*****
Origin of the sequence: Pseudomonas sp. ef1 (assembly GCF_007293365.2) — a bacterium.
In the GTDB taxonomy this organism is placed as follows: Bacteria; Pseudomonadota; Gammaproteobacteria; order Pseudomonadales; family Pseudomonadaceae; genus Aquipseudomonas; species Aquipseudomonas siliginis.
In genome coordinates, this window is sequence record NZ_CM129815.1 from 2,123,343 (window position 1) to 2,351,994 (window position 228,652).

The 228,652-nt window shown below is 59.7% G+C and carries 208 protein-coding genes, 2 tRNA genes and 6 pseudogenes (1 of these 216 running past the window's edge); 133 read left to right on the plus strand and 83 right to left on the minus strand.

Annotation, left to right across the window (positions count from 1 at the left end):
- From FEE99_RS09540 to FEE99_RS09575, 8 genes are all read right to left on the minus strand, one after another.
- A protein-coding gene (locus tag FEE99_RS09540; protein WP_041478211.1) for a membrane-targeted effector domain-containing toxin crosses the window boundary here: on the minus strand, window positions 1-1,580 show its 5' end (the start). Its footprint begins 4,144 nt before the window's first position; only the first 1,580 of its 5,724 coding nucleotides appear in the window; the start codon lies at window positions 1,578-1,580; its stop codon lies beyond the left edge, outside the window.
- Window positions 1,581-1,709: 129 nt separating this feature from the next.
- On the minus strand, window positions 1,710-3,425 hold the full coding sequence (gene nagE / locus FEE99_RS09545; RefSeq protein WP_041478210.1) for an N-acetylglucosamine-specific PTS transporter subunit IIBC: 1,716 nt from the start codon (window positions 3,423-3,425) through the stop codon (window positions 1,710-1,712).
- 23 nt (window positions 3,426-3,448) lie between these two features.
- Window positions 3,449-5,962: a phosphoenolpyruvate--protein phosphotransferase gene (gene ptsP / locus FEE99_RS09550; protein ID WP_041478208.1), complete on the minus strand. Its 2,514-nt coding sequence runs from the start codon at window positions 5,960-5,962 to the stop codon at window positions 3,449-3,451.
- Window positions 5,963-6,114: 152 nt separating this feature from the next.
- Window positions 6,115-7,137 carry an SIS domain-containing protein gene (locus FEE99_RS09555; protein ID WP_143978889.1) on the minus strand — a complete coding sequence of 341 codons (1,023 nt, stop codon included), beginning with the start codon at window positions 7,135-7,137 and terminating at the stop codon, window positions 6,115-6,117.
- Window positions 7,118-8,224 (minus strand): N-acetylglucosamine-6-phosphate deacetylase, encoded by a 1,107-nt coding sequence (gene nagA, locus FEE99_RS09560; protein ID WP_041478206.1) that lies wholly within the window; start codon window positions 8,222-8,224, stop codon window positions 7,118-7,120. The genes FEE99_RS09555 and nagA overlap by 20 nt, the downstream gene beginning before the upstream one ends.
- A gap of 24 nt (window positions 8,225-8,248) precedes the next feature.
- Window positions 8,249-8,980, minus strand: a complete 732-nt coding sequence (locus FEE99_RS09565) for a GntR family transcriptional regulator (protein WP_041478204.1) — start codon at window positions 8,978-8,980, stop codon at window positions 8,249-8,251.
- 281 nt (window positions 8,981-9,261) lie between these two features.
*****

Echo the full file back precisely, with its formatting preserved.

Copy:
Origin of the sequence: Pseudomonas sp. ef1 (assembly GCF_007293365.2) — a bacterium.
In the GTDB taxonomy this organism is placed as follows: Bacteria; Pseudomonadota; Gammaproteobacteria; order Pseudomonadales; family Pseudomonadaceae; genus Aquipseudomonas; species Aquipseudomonas siliginis.
In genome coordinates, this window is sequence record NZ_CM129815.1 from 2,123,343 (window position 1) to 2,351,994 (window position 228,652).

The 228,652-nt window shown below is 59.7% G+C and carries 208 protein-coding genes, 2 tRNA genes and 6 pseudogenes (1 of these 216 running past the window's edge); 133 read left to right on the plus strand and 83 right to left on the minus strand.

Annotation, left to right across the window (positions count from 1 at the left end):
- From FEE99_RS09540 to FEE99_RS09575, 8 genes are all read right to left on the minus strand, one after another.
- A protein-coding gene (locus tag FEE99_RS09540; protein WP_041478211.1) for a membrane-targeted effector domain-containing toxin crosses the window boundary here: on the minus strand, window positions 1-1,580 show its 5' end (the start). Its footprint begins 4,144 nt before the window's first position; only the first 1,580 of its 5,724 coding nucleotides appear in the window; the start codon lies at window positions 1,578-1,580; its stop codon lies beyond the left edge, outside the window.
- Window positions 1,581-1,709: 129 nt separating this feature from the next.
- On the minus strand, window positions 1,710-3,425 hold the full coding sequence (gene nagE / locus FEE99_RS09545; RefSeq protein WP_041478210.1) for an N-acetylglucosamine-specific PTS transporter subunit IIBC: 1,716 nt from the start codon (window positions 3,423-3,425) through the stop codon (window positions 1,710-1,712).
- 23 nt (window positions 3,426-3,448) lie between these two features.
- Window positions 3,449-5,962: a phosphoenolpyruvate--protein phosphotransferase gene (gene ptsP / locus FEE99_RS09550; protein ID WP_041478208.1), complete on the minus strand. Its 2,514-nt coding sequence runs from the start codon at window positions 5,960-5,962 to the stop codon at window positions 3,449-3,451.
- Window positions 5,963-6,114: 152 nt separating this feature from the next.
- Window positions 6,115-7,137 carry an SIS domain-containing protein gene (locus FEE99_RS09555; protein ID WP_143978889.1) on the minus strand — a complete coding sequence of 341 codons (1,023 nt, stop codon included), beginning with the start codon at window positions 7,135-7,137 and terminating at the stop codon, window positions 6,115-6,117.
- Window positions 7,118-8,224 (minus strand): N-acetylglucosamine-6-phosphate deacetylase, encoded by a 1,107-nt coding sequence (gene nagA, locus FEE99_RS09560; protein ID WP_041478206.1) that lies wholly within the window; start codon window positions 8,222-8,224, stop codon window positions 7,118-7,120. The genes FEE99_RS09555 and nagA overlap by 20 nt, the downstream gene beginning before the upstream one ends.
- A gap of 24 nt (window positions 8,225-8,248) precedes the next feature.
- Window positions 8,249-8,980, minus strand: a complete 732-nt coding sequence (locus FEE99_RS09565) for a GntR family transcriptional regulator (protein WP_041478204.1) — start codon at window positions 8,978-8,980, stop codon at window positions 8,249-8,251.
- 281 nt (window positions 8,981-9,261) lie between these two features.